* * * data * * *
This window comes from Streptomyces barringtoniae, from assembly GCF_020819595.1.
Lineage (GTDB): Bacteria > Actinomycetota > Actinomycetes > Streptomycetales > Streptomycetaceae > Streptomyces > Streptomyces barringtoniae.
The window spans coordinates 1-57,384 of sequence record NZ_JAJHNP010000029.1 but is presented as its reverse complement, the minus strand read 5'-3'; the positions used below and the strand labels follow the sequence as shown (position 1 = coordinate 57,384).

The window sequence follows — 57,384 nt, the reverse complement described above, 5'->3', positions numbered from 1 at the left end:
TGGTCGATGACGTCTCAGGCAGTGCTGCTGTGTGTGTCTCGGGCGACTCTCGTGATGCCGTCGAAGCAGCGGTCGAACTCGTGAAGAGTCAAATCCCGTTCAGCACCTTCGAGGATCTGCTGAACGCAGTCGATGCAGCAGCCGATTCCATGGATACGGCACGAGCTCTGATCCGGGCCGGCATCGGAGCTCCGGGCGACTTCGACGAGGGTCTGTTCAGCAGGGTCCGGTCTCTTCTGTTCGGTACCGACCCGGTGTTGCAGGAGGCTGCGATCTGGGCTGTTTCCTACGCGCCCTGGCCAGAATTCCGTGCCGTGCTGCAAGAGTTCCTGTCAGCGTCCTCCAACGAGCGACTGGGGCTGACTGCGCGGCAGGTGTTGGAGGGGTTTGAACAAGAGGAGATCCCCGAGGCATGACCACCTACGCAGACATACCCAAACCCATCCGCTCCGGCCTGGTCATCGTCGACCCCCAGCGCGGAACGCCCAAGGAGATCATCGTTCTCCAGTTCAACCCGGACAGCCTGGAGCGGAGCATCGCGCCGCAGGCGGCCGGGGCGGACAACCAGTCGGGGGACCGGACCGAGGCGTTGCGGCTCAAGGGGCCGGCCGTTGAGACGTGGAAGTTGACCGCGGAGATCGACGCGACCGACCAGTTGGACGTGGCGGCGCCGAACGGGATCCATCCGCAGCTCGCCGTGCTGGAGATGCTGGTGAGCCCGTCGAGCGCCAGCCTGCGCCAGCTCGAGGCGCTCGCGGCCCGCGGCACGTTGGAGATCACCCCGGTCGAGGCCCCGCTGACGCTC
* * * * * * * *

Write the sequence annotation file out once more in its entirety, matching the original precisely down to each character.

This window comes from Streptomyces barringtoniae, from assembly GCF_020819595.1.
Lineage (GTDB): Bacteria > Actinomycetota > Actinomycetes > Streptomycetales > Streptomycetaceae > Streptomyces > Streptomyces barringtoniae.
The window spans coordinates 1-57,384 of sequence record NZ_JAJHNP010000029.1 but is presented as its reverse complement, the minus strand read 5'-3'; the positions used below and the strand labels follow the sequence as shown (position 1 = coordinate 57,384).

The window sequence follows — 57,384 nt, the reverse complement described above, 5'->3', positions numbered from 1 at the left end:
TGGTCGATGACGTCTCAGGCAGTGCTGCTGTGTGTGTCTCGGGCGACTCTCGTGATGCCGTCGAAGCAGCGGTCGAACTCGTGAAGAGTCAAATCCCGTTCAGCACCTTCGAGGATCTGCTGAACGCAGTCGATGCAGCAGCCGATTCCATGGATACGGCACGAGCTCTGATCCGGGCCGGCATCGGAGCTCCGGGCGACTTCGACGAGGGTCTGTTCAGCAGGGTCCGGTCTCTTCTGTTCGGTACCGACCCGGTGTTGCAGGAGGCTGCGATCTGGGCTGTTTCCTACGCGCCCTGGCCAGAATTCCGTGCCGTGCTGCAAGAGTTCCTGTCAGCGTCCTCCAACGAGCGACTGGGGCTGACTGCGCGGCAGGTGTTGGAGGGGTTTGAACAAGAGGAGATCCCCGAGGCATGACCACCTACGCAGACATACCCAAACCCATCCGCTCCGGCCTGGTCATCGTCGACCCCCAGCGCGGAACGCCCAAGGAGATCATCGTTCTCCAGTTCAACCCGGACAGCCTGGAGCGGAGCATCGCGCCGCAGGCGGCCGGGGCGGACAACCAGTCGGGGGACCGGACCGAGGCGTTGCGGCTCAAGGGGCCGGCCGTTGAGACGTGGAAGTTGACCGCGGAGATCGACGCGACCGACCAGTTGGACGTGGCGGCGCCGAACGGGATCCATCCGCAGCTCGCCGTGCTGGAGATGCTGGTGAGCCCGTCGAGCGCCAGCCTGCGCCAGCTCGAGGCGCTCGCGGCCCGCGGCACGTTGGAGATCACCCCGGTCGAGGCCCCGCTGACGCTC